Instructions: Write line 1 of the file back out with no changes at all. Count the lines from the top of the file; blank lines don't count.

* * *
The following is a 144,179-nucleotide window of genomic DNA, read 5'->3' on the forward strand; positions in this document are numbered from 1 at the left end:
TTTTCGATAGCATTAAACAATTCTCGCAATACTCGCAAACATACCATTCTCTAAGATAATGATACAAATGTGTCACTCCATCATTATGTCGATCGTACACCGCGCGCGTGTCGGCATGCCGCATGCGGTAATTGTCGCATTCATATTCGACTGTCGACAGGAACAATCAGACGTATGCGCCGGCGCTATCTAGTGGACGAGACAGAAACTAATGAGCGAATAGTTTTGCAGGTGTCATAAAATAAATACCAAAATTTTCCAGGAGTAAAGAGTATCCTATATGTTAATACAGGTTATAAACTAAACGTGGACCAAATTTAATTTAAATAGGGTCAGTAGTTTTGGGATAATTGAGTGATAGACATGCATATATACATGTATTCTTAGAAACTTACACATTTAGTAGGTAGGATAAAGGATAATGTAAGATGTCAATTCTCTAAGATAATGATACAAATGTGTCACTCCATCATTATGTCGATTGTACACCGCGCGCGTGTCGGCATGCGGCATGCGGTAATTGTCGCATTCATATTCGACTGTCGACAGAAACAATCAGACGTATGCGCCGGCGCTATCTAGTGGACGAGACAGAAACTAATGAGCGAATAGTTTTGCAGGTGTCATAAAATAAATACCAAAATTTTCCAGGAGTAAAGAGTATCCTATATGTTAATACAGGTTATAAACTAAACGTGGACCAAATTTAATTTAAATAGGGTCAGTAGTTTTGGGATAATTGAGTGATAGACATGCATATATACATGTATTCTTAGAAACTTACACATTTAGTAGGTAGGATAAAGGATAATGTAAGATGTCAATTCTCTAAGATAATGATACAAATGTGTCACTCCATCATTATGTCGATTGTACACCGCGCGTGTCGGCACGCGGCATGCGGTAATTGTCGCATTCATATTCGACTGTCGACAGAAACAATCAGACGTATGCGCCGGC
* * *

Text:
The following is a 144,179-nucleotide window of genomic DNA, read 5'->3' on the forward strand; positions in this document are numbered from 1 at the left end: